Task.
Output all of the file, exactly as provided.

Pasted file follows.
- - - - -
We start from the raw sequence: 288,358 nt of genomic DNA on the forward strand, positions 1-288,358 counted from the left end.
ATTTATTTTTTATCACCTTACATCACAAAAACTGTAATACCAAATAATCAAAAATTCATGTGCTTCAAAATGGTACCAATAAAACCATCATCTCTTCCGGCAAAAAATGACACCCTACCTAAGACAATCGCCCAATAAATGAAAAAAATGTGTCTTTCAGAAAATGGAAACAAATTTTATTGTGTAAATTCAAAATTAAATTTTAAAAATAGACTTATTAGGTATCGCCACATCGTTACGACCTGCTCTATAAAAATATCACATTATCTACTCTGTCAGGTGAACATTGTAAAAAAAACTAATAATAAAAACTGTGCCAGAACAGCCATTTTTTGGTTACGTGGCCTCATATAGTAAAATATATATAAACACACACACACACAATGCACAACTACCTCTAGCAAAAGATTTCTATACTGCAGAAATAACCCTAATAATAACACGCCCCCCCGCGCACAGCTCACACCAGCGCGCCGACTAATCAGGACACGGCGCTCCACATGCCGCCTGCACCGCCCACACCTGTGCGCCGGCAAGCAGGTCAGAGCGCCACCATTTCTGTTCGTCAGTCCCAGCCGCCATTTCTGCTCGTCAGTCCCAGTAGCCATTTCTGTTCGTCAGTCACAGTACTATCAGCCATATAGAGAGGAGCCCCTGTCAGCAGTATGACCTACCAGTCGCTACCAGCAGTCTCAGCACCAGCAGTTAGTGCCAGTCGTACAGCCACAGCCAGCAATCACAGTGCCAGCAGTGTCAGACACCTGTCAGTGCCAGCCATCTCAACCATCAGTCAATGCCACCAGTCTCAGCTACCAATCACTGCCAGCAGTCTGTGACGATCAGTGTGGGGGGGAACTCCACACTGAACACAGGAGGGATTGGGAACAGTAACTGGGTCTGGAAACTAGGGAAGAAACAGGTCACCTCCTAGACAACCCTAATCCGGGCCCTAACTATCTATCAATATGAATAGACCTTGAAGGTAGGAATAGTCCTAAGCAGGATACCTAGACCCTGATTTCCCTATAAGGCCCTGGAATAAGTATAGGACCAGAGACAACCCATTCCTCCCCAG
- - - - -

We start from the raw sequence: 288,358 nt of genomic DNA on the forward strand, positions 1-288,358 counted from the left end.
ATTTATTTTTTATCACCTTACATCACAAAAACTGTAATACCAAATAATCAAAAATTCATGTGCTTCAAAATGGTACCAATAAAACCATCATCTCTTCCGGCAAAAAATGACACCCTACCTAAGACAATCGCCCAATAAATGAAAAAAATGTGTCTTTCAGAAAATGGAAACAAATTTTATTGTGTAAATTCAAAATTAAATTTTAAAAATAGACTTATTAGGTATCGCCACATCGTTACGACCTGCTCTATAAAAATATCACATTATCTACTCTGTCAGGTGAACATTGTAAAAAAAACTAATAATAAAAACTGTGCCAGAACAGCCATTTTTTGGTTACGTGGCCTCATATAGTAAAATATATATAAACACACACACACACAATGCACAACTACCTCTAGCAAAAGATTTCTATACTGCAGAAATAACCCTAATAATAACACGCCCCCCCGCGCACAGCTCACACCAGCGCGCCGACTAATCAGGACACGGCGCTCCACATGCCGCCTGCACCGCCCACACCTGTGCGCCGGCAAGCAGGTCAGAGCGCCACCATTTCTGTTCGTCAGTCCCAGCCGCCATTTCTGCTCGTCAGTCCCAGTAGCCATTTCTGTTCGTCAGTCACAGTACTATCAGCCATATAGAGAGGAGCCCCTGTCAGCAGTATGACCTACCAGTCGCTACCAGCAGTCTCAGCACCAGCAGTTAGTGCCAGTCGTACAGCCACAGCCAGCAATCACAGTGCCAGCAGTGTCAGACACCTGTCAGTGCCAGCCATCTCAACCATCAGTCAATGCCACCAGTCTCAGCTACCAATCACTGCCAGCAGTCTGTGACGATCAGTGTGGGGGGGAACTCCACACTGAACACAGGAGGGATTGGGAACAGTAACTGGGTCTGGAAACTAGGGAAGAAACAGGTCACCTCCTAGACAACCCTAATCCGGGCCCTAACTATCTATCAATATGAATAGACCTTGAAGGTAGGAATAGTCCTAAGCAGGATACCTAGACCCTGATTTCCCTATAAGGCCCTGGAATAAGTATAGGACCAGAGACAACCCATTCCTCCCCAG